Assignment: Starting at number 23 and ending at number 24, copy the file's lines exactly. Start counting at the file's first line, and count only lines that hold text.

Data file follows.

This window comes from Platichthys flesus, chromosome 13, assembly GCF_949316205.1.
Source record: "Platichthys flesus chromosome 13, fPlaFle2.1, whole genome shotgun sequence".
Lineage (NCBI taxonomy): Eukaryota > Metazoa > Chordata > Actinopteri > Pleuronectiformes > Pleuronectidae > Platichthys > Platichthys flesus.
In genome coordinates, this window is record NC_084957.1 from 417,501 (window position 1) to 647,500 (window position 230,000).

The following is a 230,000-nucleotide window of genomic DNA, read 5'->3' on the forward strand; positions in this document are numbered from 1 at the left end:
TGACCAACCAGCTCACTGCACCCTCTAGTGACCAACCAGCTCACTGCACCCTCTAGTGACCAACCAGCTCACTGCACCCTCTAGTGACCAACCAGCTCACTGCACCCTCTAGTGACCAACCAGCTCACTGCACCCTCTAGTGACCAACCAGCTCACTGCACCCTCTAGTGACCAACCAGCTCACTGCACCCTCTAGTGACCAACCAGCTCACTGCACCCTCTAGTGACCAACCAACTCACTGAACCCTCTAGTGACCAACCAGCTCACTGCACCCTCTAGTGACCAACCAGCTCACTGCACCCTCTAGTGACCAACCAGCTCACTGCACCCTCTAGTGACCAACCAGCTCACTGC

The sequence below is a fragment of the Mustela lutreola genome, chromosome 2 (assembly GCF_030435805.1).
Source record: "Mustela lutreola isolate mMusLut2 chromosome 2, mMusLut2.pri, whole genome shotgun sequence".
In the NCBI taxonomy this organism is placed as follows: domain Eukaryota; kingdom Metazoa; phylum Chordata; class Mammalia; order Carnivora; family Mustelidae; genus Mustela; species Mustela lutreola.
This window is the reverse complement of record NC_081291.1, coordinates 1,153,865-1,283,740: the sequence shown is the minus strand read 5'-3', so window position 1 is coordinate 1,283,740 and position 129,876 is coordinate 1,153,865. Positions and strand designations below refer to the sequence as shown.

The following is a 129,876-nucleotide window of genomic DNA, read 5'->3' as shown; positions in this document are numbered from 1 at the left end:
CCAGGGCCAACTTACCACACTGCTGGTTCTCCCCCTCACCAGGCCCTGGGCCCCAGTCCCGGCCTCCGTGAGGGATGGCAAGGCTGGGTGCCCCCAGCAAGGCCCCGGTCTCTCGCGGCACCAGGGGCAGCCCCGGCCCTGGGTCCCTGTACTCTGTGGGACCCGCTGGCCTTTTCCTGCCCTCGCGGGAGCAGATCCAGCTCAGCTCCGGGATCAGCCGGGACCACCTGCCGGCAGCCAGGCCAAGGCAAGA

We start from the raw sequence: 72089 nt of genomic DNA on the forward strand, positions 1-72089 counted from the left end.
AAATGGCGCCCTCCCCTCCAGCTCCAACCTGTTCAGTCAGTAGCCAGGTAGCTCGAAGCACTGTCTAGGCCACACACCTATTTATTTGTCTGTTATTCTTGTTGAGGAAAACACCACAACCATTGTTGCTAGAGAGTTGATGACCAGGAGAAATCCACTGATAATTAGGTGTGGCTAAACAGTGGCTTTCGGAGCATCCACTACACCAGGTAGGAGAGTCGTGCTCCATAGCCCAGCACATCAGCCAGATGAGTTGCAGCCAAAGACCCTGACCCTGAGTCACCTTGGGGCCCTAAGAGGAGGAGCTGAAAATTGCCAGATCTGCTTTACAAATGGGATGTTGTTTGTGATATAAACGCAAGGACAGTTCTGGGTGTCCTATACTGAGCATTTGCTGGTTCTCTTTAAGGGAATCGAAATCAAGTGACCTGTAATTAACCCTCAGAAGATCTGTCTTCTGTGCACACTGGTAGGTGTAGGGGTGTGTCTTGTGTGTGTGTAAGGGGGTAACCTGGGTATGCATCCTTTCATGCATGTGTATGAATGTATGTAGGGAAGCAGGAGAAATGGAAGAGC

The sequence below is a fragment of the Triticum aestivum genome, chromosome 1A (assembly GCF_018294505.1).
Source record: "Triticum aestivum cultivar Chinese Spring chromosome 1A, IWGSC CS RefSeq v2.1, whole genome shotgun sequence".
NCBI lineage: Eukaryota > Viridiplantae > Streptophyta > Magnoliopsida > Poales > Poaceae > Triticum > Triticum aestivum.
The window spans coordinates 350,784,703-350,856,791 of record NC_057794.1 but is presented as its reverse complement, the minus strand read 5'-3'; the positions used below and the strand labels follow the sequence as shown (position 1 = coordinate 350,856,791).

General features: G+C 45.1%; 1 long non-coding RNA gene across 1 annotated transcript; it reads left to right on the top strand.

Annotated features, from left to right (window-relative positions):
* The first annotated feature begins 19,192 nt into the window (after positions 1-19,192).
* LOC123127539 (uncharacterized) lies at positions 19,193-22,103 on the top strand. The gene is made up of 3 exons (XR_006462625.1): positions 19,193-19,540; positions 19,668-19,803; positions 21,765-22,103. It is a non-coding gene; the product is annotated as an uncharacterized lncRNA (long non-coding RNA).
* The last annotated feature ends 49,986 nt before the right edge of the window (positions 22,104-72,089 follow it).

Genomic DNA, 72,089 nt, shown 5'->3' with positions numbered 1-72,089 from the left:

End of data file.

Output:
* The last annotated feature ends 49,986 nt before the right edge of the window (positions 22,104-72,089 follow it).

Genomic DNA, 72,089 nt, shown 5'->3' with positions numbered 1-72,089 from the left: